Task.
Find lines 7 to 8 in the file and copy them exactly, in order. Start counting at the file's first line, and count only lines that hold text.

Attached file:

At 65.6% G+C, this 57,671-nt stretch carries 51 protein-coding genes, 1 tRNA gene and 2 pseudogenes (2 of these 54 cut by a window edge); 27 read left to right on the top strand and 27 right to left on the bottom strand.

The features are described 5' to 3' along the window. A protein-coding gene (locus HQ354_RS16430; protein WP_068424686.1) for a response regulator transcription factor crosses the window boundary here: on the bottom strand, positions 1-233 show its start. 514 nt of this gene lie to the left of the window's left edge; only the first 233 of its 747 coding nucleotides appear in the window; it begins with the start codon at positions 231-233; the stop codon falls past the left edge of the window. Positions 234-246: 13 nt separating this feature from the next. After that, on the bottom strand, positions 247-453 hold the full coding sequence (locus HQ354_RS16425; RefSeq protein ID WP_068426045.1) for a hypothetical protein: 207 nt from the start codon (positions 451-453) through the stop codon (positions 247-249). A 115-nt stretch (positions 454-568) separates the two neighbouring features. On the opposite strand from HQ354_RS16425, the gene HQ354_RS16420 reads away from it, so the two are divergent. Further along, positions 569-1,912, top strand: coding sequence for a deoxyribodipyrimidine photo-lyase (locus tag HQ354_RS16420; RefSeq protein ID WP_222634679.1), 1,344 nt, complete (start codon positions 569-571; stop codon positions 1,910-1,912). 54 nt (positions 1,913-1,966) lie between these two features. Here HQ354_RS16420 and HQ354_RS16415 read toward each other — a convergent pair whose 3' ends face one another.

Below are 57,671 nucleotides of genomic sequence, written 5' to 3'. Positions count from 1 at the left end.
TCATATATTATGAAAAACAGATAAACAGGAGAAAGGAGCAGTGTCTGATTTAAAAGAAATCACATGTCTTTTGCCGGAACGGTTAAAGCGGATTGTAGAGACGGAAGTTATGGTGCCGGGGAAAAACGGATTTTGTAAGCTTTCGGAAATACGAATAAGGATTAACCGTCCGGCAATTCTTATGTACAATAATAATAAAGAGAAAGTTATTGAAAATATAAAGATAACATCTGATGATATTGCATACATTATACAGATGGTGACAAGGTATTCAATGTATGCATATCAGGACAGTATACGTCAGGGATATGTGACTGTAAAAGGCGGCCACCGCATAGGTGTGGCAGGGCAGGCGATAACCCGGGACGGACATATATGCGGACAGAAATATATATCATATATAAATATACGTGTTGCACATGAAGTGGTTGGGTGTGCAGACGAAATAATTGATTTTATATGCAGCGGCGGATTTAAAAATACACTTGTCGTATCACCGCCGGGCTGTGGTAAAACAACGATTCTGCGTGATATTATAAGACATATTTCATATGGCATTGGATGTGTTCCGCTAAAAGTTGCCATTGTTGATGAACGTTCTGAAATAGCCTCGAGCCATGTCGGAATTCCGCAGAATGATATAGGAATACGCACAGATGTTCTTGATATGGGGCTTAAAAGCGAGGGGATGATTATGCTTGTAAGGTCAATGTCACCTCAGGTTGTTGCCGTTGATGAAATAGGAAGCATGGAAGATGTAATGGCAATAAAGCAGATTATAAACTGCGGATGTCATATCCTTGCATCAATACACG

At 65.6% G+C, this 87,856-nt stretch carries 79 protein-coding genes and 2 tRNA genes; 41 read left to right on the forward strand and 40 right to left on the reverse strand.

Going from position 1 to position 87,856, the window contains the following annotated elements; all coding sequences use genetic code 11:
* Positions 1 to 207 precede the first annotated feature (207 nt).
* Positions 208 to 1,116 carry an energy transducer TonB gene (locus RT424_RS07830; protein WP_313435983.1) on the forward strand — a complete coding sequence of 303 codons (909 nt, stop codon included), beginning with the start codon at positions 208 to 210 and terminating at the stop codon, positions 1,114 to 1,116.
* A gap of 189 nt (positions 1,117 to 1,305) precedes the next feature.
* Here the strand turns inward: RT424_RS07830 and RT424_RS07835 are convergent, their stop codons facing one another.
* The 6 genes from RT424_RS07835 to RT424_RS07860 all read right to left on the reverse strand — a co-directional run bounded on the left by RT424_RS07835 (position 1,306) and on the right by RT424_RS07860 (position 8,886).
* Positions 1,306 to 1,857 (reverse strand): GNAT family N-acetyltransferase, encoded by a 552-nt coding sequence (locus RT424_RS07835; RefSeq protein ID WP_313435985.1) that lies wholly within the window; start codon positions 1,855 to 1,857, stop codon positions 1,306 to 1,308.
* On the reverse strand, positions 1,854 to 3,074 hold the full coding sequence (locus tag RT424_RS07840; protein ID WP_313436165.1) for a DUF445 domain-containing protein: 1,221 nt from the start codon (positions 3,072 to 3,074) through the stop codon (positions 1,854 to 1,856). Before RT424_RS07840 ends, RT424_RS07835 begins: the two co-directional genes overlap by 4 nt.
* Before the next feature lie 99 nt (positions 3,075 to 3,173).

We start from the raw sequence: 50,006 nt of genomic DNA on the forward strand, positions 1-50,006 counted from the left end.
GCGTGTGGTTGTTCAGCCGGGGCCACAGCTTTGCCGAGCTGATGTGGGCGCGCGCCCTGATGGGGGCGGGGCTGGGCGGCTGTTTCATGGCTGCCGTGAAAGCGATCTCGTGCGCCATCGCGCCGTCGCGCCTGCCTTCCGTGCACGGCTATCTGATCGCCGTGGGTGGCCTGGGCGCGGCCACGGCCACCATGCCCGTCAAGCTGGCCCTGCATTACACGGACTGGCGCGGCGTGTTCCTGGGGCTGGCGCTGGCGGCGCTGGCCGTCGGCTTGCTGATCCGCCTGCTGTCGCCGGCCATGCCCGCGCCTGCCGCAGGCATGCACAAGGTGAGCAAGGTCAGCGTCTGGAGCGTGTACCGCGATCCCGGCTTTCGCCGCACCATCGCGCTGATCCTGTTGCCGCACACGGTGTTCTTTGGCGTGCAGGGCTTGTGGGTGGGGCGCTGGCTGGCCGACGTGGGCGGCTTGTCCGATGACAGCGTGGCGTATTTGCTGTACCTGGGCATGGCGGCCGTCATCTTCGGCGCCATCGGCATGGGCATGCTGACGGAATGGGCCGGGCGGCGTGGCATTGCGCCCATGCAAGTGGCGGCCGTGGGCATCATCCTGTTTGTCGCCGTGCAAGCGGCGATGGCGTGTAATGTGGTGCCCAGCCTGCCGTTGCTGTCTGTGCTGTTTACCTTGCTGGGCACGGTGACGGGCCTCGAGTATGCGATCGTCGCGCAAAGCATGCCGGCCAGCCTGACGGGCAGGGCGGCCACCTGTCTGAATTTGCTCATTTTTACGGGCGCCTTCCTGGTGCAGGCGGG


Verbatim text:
* Positions 1 to 207 precede the first annotated feature (207 nt).
* Positions 208 to 1,116 carry an energy transducer TonB gene (locus RT424_RS07830; protein WP_313435983.1) on the forward strand — a complete coding sequence of 303 codons (909 nt, stop codon included), beginning with the start codon at positions 208 to 210 and terminating at the stop codon, positions 1,114 to 1,116.